Friday, July 22, 2011

Nestlé's loss Hsu Fu Chi's gain

A fund advised by Baring Private Equity Asia (BPEA) stands to make a substantial gain on its investment in Chinese confectionary company Hsu Fu Chi after Nestle tabled an offer of $1.7 billion for a 60% stake in the company. The size of the deal, which values the Chinese firm at $2.8 billion, is further proof that Nestle is committed to its goal of deriving 45% of sales from emerging markets in the next 10 years.
Hsu Fu Chi is best known for its Sachima breakfast bar and Chinese New Year candies, but also manufactures a range of candy, cereal-based snacks, cakes and traditional Chinese snacks. The company operates four factories and employs 16,000 people, but Nestle is probably most interested in its 17,000-plus sales outlets and 120-plus sales offices. This would allow the foreign company to substantially increase its China footprint.
Under the proposed deal, Nestle would buy a 43.53% stake held by a collection of shareholders, including Baring Private Equity and Arisaig Partners, at S$4.35 per share, an 8.7% premium over the July 1 closing price. It would then purchase a 16.48% interest owned by the Hsu family for the same price, leaving the family with a 40% stake. The company would be de-listed from the Singapore Stock Exchange and operate as a joint venture.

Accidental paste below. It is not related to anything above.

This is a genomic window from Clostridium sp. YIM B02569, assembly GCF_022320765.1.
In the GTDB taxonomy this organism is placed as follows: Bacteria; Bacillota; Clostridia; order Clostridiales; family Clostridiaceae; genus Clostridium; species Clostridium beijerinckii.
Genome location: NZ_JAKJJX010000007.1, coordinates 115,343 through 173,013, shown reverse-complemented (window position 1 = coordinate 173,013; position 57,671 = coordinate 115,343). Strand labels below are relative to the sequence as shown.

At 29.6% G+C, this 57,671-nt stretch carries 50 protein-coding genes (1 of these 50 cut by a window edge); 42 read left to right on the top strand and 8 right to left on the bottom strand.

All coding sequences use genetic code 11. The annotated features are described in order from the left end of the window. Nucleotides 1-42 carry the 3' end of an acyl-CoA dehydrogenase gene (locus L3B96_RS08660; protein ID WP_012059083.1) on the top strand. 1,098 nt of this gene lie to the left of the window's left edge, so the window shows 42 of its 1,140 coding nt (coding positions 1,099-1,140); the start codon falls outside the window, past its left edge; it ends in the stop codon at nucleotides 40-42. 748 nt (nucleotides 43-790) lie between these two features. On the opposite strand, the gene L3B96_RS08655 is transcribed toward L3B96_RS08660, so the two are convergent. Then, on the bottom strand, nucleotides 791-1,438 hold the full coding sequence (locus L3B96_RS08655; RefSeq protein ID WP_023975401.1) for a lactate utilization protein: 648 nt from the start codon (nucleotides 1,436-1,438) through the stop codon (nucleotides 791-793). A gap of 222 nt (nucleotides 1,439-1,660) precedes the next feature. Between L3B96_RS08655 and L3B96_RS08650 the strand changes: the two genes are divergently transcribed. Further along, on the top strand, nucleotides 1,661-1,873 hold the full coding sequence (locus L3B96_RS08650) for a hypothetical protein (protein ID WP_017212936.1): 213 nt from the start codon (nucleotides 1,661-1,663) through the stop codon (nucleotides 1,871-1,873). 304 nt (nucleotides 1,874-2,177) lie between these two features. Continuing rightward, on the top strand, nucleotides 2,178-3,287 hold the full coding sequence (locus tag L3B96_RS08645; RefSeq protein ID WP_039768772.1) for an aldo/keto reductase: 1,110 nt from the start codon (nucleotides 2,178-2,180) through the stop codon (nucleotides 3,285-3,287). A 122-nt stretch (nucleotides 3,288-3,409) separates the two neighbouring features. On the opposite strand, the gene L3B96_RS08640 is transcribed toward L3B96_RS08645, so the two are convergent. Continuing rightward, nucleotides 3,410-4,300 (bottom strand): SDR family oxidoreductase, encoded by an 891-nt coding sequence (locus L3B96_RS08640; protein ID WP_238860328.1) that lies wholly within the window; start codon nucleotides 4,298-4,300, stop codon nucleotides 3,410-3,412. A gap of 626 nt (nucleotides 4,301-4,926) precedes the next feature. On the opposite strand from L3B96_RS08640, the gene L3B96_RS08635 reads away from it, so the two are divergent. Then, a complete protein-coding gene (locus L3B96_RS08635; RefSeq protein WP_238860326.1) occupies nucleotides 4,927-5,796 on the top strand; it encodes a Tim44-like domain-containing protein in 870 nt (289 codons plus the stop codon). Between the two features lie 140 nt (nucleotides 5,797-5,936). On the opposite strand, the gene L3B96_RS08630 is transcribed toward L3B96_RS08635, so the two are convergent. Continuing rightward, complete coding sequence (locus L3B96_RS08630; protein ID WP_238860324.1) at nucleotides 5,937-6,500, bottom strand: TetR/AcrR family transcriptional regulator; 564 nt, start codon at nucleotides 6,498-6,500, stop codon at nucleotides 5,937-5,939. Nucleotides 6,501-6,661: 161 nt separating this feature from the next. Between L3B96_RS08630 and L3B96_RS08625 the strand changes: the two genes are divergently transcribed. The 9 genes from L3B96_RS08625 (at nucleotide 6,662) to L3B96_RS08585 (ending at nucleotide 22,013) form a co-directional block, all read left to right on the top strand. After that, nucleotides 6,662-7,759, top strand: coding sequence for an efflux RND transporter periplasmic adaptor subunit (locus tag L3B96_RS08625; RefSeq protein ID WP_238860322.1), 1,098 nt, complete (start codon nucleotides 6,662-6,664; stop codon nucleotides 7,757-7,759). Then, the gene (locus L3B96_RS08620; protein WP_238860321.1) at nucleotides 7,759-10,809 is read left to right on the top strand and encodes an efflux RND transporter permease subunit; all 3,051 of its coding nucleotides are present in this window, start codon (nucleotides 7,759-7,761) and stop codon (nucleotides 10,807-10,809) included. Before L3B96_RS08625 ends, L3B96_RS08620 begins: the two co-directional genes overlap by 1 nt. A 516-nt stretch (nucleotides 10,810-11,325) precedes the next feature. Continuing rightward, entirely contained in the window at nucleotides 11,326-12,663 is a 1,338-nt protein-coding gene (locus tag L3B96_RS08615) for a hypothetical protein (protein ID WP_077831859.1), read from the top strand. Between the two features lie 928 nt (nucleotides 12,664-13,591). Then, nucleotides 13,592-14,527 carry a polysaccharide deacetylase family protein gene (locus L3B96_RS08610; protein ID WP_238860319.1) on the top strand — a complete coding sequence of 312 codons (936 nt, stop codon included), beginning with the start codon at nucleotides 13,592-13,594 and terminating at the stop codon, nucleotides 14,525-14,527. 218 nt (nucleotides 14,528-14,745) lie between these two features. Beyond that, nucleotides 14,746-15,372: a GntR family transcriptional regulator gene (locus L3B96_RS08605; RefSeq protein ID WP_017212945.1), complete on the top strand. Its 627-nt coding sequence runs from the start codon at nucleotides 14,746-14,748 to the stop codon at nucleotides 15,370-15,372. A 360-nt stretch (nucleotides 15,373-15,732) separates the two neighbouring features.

The agreement would still require approval from China’s Ministry of Commerce as well as Cayman Island courts, where Hsu Fu Chi is incorporated, and company shareholders. A Hsu Fu Chi spokeswoman said that, even if the shareholders agree to a delisting, the plan would fall through without support from Chinese regulators.
“Nestle’s transaction represents an excellent opportunity for Hsu Fu Chi’s shareholders to realize the full value of their investment,” Jean Eric Salata, Baring’s founding chairman and CEO, told AVCJ. He added that Baring, which has enjoyed a strong relationship with Hsu Fu Chi since its investment two years ago, fully supports the Nestle transaction.
Baring originally invested in the company in late 2009, taking an approximate 16.5% shareholding. Gordon Shaw, managing director of Baring’s Shanghai office, told AVCJ last year that the private equity firm “took advantage of the relatively lower price-to-earnings multiples found in Singapore.” He added that Baring would help Hsu Fu Chi to realize its full value by assisting in HR and strategic planning.
According to the joint venture proposal, the private equity firm’s financial interest in the company is unchanged. It currently holds 13.3 million shares through Winmoore Holdings and a further 117.7 million through Star Candy, putting its cumulative stake at 16.49%. Based on a purchase price of S$4.35, it can expect to receive $464.2 million from Nestle.
Arisaig Asia owns 71.1 million shares, which translates into an 8.95% stake. The private equity firm is therefore on course to  exit with $251.9 million.

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